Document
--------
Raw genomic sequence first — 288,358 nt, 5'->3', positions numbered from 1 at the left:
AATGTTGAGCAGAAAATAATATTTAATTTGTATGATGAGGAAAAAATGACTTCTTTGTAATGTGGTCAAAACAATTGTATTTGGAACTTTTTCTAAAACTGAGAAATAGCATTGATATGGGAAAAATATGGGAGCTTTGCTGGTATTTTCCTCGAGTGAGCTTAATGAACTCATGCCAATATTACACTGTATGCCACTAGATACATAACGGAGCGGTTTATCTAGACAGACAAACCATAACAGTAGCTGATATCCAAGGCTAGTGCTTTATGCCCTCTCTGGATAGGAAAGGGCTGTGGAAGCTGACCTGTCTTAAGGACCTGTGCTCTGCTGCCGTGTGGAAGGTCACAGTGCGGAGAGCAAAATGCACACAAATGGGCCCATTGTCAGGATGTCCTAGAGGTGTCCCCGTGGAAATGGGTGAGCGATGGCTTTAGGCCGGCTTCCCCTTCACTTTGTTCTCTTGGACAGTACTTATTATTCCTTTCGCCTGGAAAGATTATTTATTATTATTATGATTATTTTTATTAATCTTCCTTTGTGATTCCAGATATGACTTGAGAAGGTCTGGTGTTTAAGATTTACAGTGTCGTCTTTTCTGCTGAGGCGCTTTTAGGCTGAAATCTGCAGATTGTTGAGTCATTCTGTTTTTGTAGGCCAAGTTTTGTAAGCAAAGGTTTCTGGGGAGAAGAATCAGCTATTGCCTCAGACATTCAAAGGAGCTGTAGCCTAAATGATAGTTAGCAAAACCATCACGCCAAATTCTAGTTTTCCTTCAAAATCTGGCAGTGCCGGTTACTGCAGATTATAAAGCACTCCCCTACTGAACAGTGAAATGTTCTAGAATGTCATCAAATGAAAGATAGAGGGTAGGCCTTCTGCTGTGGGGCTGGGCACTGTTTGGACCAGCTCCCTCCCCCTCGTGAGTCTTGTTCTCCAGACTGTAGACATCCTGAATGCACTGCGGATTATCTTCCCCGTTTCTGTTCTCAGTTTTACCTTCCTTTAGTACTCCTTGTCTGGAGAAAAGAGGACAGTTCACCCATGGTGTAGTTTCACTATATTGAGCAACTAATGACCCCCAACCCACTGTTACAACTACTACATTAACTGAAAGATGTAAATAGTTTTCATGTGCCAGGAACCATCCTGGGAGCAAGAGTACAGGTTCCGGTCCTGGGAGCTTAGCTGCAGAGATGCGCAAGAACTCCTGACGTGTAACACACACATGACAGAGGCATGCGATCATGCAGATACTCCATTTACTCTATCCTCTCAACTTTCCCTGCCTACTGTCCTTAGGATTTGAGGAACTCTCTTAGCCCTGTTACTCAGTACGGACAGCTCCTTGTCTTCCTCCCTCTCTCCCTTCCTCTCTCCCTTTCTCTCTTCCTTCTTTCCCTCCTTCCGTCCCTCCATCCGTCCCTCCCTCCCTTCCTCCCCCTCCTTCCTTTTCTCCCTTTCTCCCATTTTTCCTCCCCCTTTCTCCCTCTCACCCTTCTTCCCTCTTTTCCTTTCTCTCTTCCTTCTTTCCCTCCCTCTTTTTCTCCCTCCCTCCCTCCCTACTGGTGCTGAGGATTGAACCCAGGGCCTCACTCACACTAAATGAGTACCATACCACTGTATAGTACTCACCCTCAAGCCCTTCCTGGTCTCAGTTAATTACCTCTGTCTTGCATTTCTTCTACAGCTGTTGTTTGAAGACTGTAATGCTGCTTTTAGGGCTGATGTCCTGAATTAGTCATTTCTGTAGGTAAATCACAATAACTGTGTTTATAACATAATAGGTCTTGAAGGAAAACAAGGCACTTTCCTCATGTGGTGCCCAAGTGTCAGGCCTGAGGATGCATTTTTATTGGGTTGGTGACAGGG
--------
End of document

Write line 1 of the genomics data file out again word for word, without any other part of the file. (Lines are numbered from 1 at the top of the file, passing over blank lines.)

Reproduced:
Raw genomic sequence first — 288,358 nt, 5'->3', positions numbered from 1 at the left: